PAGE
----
There are lots of potential questions we could ask astronauts, but one of the most important ones, apparently, is whether you can propel yourself around in zero-gravity using farts and sneezes.
Well, I have some good news for anyone who’s ever dreamed of doing exactly that.
Mike Massimino is a former astronaut who has ventured outside of our atmosphere a couple of times during his career, to fix the Hubble Space Telescope. He also made history by becoming the first person to tweet from space.
— NASA (@NASA) March 15, 2014
But when he wasn’t on social media or fixing incredibly important equipment, Massimino was apparently making a mental note of the most efficient ways to move about the space craft.
Of course, regular walking was out of the question, given the lack of gravity in space. Astronauts tend to just kind of float around, pulling themselves along with the help of various handles and bars, but in an interview with Gizmodo Massimino admitted that if you try hard enough, it is possible to propel yourself using bodily functions.
The astronaut was asked whether a good sneeze or fart could propel you forwards or backwards, and said that while it was easier said than done, it wasn’t impossible.
Theoretically any propulsion like that could move you, but generally you react to it. Its’s not as propulsive as you would think. But if you’re really still and gave a good sneeze, that would give you a little kick, yes.
While it might be all too tempting to see just how far you could float after letting out a fart, Massimino went on to point out that due to a lack of airflow in space, farts don’t just dissipate.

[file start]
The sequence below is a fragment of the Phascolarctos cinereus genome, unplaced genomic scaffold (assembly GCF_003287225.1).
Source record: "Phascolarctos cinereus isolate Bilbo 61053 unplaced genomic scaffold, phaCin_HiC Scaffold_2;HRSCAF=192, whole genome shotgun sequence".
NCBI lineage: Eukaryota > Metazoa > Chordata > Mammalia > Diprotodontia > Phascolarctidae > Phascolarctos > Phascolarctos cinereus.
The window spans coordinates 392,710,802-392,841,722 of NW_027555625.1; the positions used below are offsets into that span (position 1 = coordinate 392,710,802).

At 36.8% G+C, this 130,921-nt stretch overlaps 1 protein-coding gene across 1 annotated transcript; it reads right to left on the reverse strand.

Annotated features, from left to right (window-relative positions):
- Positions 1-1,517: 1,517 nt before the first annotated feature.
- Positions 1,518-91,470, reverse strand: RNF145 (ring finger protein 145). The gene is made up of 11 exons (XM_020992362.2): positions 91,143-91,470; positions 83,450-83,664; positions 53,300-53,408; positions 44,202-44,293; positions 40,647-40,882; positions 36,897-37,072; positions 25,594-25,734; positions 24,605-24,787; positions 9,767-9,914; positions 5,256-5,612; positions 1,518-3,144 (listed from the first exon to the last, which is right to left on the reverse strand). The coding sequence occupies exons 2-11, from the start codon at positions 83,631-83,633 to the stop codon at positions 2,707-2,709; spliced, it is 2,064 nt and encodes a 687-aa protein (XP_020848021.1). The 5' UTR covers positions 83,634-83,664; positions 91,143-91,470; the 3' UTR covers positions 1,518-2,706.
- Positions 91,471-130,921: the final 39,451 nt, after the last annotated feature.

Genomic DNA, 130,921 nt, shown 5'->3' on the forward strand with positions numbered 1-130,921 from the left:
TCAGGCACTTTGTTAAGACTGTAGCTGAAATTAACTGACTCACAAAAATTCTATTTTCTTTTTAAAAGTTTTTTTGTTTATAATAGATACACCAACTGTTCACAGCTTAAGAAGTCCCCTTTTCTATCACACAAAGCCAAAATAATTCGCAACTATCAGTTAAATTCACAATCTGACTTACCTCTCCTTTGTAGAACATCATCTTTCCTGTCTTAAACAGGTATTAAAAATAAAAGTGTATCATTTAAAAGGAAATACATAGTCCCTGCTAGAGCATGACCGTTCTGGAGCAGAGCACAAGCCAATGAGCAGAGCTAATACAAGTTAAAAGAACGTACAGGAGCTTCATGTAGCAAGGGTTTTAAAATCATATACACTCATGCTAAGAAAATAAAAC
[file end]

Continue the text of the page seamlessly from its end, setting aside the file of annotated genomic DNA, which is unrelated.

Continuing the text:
So if your experiment was made up of a lot of smelly gas, then its likely your fellow crew wouldn’t be impressed, even if you did successfully make it from one end of the ship to another.
The 56-year-old said:
As far as farting, sometimes your diet isn’t the way it should be. You’re a little stuffed up, you might not be able to go to the bathroom, and it leads to more gas. But farts can kind of hang out. There’s not as much airflow as on Earth.
With that in mind, sneezing might be the more appropriate bodily function to use when it comes to propelling yourself around space. Just make sure you’re not sneezing on your fellow astronauts.
But let’s be honest, the majority of us will never get to test it for ourselves, so it doesn’t really matter in the grand scheme of things.
If you ever find yourself in need of a fun fact, though, I’m sure the knowledge that sneezes can propel you through zero-gravity will come in useful.
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Emily Brown first began delivering important news stories aged just 13, when she launched her career with a paper round. She graduated with a BA Hons in English Language in the Media from Lancaster University, and went on to become a freelance writer and blogger. Emily contributed to The Sunday Times Travel Magazine and Student Problems before becoming a journalist at UNILAD, where she works on breaking news as well as longer form features.